Art auction meltdown sees buyers left hanging
The highly anticipated sale of one of Australia’s most famous contemporary paintings has been postponed after the server hosting an international online auction crashed.
Emily Kame Kngwarreye’s Earth’s Creation I was due to be sold for at least $2 million last night, but a rush of more than 10,000 buyers logging on to a new Australian art auction platform is believed to have overloaded the system.
The auction was hosted by Fine Art Bourse, an online start-up created by former Sotheby’s chairman Tim Goodman, and CooeeArt, Australia’s oldest Aboriginal fine art business. Dozens of people sat in central Sydney’s Chifley Tower holding numbered paddles, while thousands more prepared to place bids on the 84 lots from more than 10 other countries.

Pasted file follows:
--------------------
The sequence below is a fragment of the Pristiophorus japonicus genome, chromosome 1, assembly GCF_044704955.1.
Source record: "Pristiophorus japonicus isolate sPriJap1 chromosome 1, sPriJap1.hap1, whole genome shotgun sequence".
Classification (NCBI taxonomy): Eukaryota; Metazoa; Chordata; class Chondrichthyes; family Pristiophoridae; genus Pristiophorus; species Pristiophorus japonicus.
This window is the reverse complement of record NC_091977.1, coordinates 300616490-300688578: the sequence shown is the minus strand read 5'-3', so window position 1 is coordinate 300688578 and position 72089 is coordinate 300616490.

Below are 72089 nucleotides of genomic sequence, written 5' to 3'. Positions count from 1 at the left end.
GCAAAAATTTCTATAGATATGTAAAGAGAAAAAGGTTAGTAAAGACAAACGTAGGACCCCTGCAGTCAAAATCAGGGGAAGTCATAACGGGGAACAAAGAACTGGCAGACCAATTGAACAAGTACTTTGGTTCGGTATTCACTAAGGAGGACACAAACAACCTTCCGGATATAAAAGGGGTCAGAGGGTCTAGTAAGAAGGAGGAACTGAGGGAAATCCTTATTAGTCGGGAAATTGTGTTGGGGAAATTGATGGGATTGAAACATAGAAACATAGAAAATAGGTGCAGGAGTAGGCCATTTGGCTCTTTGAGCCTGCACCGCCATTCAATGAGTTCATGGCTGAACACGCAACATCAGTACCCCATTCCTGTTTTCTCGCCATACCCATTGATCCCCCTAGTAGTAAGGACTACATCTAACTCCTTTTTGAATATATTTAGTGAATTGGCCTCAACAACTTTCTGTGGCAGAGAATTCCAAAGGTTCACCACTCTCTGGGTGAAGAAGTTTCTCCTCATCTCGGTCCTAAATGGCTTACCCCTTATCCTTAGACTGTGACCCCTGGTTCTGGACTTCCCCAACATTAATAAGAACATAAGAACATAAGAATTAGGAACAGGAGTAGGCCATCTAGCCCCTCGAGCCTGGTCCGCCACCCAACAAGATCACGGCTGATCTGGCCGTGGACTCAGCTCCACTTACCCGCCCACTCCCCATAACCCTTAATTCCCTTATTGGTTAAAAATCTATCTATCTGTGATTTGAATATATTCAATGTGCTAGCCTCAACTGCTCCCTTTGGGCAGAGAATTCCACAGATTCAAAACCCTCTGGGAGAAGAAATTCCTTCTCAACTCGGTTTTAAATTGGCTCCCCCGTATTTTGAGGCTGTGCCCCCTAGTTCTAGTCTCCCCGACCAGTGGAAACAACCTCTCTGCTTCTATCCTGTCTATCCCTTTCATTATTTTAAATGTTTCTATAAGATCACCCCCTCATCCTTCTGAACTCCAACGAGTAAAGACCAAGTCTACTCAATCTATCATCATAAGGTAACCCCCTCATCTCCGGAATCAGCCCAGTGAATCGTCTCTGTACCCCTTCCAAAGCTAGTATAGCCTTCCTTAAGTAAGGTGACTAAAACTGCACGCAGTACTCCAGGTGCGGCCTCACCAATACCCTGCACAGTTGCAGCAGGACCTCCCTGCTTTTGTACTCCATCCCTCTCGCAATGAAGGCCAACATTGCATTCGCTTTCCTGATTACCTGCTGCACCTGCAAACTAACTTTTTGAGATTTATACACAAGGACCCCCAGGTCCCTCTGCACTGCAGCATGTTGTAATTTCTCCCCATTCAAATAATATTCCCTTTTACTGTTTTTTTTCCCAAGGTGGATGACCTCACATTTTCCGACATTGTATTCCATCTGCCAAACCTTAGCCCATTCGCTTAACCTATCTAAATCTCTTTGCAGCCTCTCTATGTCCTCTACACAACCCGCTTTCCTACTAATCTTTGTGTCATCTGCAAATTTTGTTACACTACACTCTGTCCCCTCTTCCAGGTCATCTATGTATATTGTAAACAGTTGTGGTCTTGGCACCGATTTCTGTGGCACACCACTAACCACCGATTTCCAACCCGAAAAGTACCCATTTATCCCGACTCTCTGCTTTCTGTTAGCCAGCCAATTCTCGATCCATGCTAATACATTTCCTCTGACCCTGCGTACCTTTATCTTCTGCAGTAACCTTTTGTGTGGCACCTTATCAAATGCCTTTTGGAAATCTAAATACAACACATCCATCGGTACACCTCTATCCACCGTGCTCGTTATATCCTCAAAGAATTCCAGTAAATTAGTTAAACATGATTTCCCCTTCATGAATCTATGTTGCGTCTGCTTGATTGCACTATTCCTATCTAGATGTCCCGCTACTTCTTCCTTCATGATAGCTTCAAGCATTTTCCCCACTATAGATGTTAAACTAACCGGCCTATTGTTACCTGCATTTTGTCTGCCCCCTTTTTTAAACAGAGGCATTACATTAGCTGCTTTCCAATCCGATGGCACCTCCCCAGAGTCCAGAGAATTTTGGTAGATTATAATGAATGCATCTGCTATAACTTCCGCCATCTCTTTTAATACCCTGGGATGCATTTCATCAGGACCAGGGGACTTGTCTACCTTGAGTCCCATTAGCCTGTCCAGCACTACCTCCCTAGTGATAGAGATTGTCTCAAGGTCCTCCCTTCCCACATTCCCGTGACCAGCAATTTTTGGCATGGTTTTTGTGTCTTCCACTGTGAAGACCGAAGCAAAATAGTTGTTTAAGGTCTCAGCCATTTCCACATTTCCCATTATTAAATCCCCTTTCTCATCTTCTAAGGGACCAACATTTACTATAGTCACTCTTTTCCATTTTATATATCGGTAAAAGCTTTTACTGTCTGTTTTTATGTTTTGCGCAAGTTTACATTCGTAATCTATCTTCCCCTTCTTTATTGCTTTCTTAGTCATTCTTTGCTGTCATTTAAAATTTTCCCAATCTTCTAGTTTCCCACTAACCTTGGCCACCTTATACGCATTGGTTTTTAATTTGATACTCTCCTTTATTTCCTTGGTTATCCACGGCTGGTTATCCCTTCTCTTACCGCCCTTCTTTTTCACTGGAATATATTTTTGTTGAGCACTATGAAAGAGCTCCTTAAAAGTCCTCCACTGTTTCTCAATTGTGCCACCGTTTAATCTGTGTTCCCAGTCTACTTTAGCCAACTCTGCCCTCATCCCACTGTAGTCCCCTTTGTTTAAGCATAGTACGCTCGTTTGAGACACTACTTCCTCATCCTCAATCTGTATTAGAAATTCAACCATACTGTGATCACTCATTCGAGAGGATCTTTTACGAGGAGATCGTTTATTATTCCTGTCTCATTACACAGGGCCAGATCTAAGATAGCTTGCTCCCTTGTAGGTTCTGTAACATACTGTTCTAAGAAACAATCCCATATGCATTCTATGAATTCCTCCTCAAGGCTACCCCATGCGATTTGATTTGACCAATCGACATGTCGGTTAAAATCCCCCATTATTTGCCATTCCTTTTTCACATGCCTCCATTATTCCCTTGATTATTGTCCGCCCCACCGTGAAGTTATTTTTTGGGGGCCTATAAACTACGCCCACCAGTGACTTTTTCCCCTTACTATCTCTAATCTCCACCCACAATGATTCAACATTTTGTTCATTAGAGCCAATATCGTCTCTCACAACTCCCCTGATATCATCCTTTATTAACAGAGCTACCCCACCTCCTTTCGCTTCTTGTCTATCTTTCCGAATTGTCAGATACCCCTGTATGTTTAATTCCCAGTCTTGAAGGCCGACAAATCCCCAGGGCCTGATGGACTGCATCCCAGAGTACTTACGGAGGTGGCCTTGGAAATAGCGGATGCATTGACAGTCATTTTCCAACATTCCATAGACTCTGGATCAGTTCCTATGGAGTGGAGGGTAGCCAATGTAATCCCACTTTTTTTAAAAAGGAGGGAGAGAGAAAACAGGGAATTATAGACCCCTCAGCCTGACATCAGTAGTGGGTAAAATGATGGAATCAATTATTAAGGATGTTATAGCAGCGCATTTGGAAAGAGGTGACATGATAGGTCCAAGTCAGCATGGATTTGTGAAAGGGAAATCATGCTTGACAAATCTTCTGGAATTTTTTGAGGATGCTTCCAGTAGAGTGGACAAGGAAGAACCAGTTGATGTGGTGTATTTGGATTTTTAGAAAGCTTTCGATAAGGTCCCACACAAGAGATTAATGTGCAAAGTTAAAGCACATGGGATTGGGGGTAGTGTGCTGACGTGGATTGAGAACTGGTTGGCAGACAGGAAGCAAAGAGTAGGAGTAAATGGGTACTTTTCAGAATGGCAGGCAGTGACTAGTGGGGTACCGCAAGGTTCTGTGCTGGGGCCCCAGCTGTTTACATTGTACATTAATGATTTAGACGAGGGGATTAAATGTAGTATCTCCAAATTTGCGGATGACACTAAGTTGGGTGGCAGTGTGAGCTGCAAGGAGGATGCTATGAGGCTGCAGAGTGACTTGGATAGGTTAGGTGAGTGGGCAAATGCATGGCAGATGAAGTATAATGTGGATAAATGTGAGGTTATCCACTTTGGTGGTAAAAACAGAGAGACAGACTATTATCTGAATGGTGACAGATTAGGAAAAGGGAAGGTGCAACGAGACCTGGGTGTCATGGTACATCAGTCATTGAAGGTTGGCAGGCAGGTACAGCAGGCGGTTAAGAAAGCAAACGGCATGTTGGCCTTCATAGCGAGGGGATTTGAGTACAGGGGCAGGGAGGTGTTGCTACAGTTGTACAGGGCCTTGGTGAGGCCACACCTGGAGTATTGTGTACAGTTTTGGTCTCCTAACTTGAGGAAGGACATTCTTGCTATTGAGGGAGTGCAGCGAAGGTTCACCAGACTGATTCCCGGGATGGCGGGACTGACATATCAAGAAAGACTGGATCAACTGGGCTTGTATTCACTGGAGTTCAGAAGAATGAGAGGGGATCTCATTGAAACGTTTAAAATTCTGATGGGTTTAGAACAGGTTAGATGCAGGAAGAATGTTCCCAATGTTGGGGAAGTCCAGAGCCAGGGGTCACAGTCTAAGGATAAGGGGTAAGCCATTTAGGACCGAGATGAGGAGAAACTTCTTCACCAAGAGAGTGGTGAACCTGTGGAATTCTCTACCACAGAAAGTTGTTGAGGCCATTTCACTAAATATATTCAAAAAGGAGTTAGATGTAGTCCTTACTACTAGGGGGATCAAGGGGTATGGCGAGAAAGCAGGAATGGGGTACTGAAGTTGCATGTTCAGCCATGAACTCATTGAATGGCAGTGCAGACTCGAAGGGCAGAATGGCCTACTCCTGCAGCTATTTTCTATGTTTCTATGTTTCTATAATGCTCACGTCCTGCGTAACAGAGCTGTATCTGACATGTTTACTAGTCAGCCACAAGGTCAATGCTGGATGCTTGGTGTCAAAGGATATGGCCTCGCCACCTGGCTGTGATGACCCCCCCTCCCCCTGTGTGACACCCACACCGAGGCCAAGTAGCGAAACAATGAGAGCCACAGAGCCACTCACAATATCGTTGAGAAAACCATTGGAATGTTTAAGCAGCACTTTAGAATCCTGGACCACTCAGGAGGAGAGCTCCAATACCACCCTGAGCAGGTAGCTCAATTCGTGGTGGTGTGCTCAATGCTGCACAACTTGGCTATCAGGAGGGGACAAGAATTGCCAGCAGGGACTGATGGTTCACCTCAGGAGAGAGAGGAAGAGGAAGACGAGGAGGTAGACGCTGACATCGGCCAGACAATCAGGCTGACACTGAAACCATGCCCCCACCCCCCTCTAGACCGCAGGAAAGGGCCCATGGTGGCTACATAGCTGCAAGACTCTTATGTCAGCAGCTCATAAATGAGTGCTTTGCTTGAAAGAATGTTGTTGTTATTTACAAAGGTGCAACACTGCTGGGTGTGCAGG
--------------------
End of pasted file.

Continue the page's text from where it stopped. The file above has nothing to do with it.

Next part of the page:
“We’ve confirmed from IT that the surge of interest from international bidders at 6pm overloaded and crashed the remote server,” a spokeswoman for the event, Rae Begley, said afterwards. Mr Goodman said he would be consulting with developers to increase server capacity and “repair some bugs” that resulted from the overload.
Adrian Newstead, founder of CooeeArt, said he was bitterly disappointed. “I was confident that we would have an 80 to 90 per cent sale rate,” he said. “We had buyers lined up for almost everything.”
Mr Goodman’s start-up charges a buyer’s premium of 5 per cent, well below the roughly 25 per cent charged by Christie’s and Sotheby’s. A server based in Hong Kong means buyers pay no GST.
“We are breaking down the barriers to entry to the art market,” Mr Goodman said.
“We will be the first, but many will follow. The times are changing fast.”
Mr Newstead said: “This may be the last time a painting of this calibre will appear at auction for a very long time, if ever.”
A new date for the auction is expected to be announced today.
Tim Goodman with Emily Kame Kngwarreye’s Earth’s Creation I, which had been expected to sell for at least $2 million, at Chifley Tower in Sydney yesterday